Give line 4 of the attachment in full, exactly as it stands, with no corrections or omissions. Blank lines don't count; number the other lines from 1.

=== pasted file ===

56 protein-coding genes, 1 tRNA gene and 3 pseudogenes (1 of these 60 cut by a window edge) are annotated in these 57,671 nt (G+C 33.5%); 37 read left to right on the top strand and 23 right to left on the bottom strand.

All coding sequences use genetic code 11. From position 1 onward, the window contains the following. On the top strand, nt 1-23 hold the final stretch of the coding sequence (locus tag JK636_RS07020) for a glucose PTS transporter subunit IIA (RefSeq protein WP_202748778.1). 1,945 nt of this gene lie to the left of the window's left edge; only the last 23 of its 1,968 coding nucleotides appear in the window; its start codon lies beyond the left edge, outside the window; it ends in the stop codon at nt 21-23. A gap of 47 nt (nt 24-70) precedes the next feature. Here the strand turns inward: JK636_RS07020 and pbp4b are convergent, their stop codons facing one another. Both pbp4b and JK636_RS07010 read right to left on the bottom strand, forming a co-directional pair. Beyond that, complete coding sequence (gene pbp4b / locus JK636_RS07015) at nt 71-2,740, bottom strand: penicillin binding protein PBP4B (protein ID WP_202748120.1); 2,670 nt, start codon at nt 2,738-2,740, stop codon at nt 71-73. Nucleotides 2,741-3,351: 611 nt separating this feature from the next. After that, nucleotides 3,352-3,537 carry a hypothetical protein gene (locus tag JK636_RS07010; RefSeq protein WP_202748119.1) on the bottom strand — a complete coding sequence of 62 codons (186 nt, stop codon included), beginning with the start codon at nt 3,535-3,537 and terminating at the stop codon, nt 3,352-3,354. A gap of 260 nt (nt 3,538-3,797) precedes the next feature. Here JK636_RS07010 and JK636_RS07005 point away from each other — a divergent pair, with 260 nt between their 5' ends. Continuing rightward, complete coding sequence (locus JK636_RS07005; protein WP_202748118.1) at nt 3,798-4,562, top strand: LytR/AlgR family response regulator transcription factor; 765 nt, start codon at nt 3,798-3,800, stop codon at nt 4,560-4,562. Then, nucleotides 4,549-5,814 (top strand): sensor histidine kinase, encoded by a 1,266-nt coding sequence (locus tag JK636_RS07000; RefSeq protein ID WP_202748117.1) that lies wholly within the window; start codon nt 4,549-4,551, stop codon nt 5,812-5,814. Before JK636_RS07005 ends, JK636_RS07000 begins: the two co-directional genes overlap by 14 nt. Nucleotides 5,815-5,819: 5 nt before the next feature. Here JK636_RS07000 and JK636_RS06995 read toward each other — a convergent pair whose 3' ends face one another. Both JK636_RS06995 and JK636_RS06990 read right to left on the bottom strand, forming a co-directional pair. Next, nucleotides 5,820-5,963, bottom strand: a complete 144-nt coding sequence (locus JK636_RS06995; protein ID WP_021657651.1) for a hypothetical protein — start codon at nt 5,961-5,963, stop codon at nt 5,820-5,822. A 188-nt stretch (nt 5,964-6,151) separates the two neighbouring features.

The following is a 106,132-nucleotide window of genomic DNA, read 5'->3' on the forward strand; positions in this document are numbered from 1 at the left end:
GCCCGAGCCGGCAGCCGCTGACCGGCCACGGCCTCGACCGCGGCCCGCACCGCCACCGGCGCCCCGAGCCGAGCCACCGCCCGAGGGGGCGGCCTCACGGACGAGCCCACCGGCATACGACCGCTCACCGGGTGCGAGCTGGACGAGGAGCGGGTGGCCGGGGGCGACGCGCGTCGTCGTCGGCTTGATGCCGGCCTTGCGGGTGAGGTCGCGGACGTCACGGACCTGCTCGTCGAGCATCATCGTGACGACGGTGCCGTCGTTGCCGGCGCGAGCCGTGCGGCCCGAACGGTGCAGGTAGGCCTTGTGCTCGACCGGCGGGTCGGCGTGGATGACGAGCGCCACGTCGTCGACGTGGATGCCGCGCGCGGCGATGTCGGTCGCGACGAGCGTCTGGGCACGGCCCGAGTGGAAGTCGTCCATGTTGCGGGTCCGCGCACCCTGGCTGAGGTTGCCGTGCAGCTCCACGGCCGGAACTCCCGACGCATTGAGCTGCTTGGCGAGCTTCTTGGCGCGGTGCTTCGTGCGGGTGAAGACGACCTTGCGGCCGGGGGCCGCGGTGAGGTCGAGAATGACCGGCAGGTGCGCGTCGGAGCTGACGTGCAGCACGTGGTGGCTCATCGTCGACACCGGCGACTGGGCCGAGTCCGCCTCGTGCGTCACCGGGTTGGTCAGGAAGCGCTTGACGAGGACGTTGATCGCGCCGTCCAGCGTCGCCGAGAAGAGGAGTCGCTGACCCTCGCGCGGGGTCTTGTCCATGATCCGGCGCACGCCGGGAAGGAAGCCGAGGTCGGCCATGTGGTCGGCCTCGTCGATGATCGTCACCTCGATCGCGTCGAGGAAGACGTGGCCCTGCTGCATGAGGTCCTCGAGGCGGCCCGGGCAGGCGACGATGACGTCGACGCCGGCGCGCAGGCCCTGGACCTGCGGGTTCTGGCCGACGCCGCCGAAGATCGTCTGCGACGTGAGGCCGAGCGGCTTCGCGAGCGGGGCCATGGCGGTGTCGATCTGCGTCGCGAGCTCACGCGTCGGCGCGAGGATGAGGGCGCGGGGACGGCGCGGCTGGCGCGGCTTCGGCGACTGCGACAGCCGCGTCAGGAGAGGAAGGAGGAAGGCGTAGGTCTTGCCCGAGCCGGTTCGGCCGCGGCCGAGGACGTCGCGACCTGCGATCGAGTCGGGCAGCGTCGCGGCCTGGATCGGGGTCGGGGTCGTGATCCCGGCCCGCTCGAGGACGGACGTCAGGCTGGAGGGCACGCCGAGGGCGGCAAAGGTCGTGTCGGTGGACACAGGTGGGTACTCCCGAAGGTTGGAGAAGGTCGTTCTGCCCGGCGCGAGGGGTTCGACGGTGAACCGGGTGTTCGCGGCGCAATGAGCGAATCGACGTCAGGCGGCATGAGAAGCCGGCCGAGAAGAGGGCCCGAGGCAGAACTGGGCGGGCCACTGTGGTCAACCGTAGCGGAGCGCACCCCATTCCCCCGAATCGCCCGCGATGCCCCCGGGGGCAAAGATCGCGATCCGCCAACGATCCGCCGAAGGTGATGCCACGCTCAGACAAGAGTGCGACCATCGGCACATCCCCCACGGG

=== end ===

GCCCGAGCCGGCAGCCGCTGACCGGCCACGGCCTCGACCGCGGCCCGCACCGCCACCGGCGCCCCGAGCCGAGCCACCGCCCGAGGGGGCGGCCTCACGGACGAGCCCACCGGCATACGACCGCTCACCGGGTGCGAGCTGGACGAGGAGCGGGTGGCCGGGGGCGACGCGCGTCGTCGTCGGCTTGATGCCGGCCTTGCGGGTGAGGTCGCGGACGTCACGGACCTGCTCGTCGAGCATCATCGTGACGACGGTGCCGTCGTTGCCGGCGCGAGCCGTGCGGCCCGAACGGTGCAGGTAGGCCTTGTGCTCGACCGGCGGGTCGGCGTGGATGACGAGCGCCACGTCGTCGACGTGGATGCCGCGCGCGGCGATGTCGGTCGCGACGAGCGTCTGGGCACGGCCCGAGTGGAAGTCGTCCATGTTGCGGGTCCGCGCACCCTGGCTGAGGTTGCCGTGCAGCTCCACGGCCGGAACTCCCGACGCATTGAGCTGCTTGGCGAGCTTCTTGGCGCGGTGCTTCGTGCGGGTGAAGACGACCTTGCGGCCGGGGGCCGCGGTGAGGTCGAGAATGACCGGCAGGTGCGCGTCGGAGCTGACGTGCAGCACGTGGTGGCTCATCGTCGACACCGGCGACTGGGCCGAGTCCGCCTCGTGCGTCACCGGGTTGGTCAGGAAGCGCTTGACGAGGACGTTGATCGCGCCGTCCAGCGTCGCCGAGAAGAGGAGTCGCTGACCCTCGCGCGGGGTCTTGTCCATGATCCGGCGCACGCCGGGAAGGAAGCCGAGGTCGGCCATGTGGTCGGCCTCGTCGATGATCGTCACCTCGATCGCGTCGAGGAAGACGTGGCCCTGCTGCATGAGGTCCTCGAGGCGGCCCGGGCAGGCGACGATGACGTCGACGCCGGCGCGCAGGCCCTGGACCTGCGGGTTCTGGCCGACGCCGCCGAAGATCGTCTGCGACGTGAGGCCGAGCGGCTTCGCGAGCGGGGCCATGGCGGTGTCGATCTGCGTCGCGAGCTCACGCGTCGGCGCGAGGATGAGGGCGCGGGGACGGCGCGGCTGGCGCGGCTTCGGCGACTGCGACAGCCGCGTCAGGAGAGGAAGGAGGAAGGCGTAGGTCTTGCCCGAGCCGGTTCGGCCGCGGCCGAGGACGTCGCGACCTGCGATCGAGTCGGGCAGCGTCGCGGCCTGGATCGGGGTCGGGGTCGTGATCCCGGCCCGCTCGAGGACGGACGTCAGGCTGGAGGGCACGCCGAGGGCGGCAAAGGTCGTGTCGGTGGACACAGGTGGGTACTCCCGAAGGTTGGAGAAGGTCGTTCTGCCCGGCGCGAGGGGTTCGACGGTGAACCGGGTGTTCGCGGCGCAATGAGCGAATCGACGTCAGGCGGCATGAGAAGCCGGCCGAGAAGAGGGCCCGAGGCAGAACTGGGCGGGCCACTGTGGTCAACCGTAGCGGAGCGCACCCCATTCCCCCGAATCGCCCGCGATGCCCCCGGGGGCAAAGATCGCGATCCGCCAACGATCCGCCGAAGGTGATGCCACGCTCAGACAAGAGTGCGACCATCGGCACATCCCCCACGGG